The Tense, Mood, and Aspect System of Haitian Creole and the Problem of Transmission of Grammar in Creole Genesis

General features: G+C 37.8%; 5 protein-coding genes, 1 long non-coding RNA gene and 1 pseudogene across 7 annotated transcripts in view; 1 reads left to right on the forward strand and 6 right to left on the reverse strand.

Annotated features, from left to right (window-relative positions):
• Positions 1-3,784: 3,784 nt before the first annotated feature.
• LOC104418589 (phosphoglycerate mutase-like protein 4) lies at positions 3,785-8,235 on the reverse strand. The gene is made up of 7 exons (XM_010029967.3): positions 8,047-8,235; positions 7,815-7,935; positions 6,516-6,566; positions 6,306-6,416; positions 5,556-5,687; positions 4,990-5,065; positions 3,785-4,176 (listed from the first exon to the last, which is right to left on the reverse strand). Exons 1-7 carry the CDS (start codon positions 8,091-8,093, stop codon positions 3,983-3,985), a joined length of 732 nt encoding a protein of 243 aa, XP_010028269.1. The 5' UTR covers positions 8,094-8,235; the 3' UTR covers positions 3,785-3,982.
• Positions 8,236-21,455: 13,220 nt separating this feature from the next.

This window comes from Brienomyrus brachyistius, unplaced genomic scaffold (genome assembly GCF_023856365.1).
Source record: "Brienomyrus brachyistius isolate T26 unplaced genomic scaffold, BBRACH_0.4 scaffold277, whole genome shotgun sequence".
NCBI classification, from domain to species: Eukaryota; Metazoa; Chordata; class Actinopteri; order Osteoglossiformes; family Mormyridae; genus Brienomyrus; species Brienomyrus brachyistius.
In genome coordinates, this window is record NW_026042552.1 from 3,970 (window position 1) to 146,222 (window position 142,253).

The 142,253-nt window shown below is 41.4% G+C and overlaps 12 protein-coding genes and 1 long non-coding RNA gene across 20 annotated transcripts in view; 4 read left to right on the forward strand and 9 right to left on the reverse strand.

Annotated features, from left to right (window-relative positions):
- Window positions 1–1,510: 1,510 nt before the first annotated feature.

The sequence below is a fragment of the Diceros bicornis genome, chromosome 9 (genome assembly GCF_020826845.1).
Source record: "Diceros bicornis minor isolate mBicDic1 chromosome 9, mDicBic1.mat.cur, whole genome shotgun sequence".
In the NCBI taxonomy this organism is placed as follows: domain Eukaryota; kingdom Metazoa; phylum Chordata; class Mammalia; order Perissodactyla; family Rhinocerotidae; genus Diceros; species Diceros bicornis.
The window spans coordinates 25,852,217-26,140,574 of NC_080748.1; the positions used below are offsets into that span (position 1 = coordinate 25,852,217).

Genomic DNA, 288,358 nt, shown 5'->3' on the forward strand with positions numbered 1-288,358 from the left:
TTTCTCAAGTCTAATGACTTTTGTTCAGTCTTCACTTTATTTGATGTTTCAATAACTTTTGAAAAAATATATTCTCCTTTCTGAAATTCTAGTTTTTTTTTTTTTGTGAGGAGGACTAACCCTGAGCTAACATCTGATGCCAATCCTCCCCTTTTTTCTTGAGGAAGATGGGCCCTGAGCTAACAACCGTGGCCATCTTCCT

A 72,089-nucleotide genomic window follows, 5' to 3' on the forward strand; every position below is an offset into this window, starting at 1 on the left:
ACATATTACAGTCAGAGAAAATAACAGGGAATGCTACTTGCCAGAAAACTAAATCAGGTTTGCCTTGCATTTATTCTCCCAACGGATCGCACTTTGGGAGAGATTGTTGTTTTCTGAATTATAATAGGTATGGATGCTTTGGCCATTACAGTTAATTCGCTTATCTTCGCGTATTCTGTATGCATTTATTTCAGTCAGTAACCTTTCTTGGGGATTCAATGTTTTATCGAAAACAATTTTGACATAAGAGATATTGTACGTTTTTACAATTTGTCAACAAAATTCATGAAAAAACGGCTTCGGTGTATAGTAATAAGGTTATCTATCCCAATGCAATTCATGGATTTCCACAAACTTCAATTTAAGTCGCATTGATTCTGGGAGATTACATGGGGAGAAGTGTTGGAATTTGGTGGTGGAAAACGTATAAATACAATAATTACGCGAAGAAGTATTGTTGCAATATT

It is often assumed that creolization involves a break in the transmission of grammar. On the basis of data drawn from the TMA system of Haitian creole, as compared with those of its source languages — French, the superstratum language, and Fongbe, one of the substratum languages — this paper argues that creolization does not involve a break in transmission of grammar. The properties of the Haitian creole TMA system are shown to reflect in a systematic way those of its contributing languages. While the syntactic and the semantic properties of the TMA markers of the creole parallel those of Fongbe, the markers' phonological form appears to be derived from phonetic strings found in the superstratum language. This systematic division of properties is predicted by the hypothesis that relexification has played a major role in the formation of the creole. The fact that the lexical entries of the creole have phonological representations which are derived from phonetic strings found in the superstratum language is the visible signal that creolization involves the creation of a new language. The fact that the lexical entries of the creole show semantic and syntactic properties that parallel those of the languages of the substratum argues that there has been no break in the transmission of grammar in the formation of the creole.
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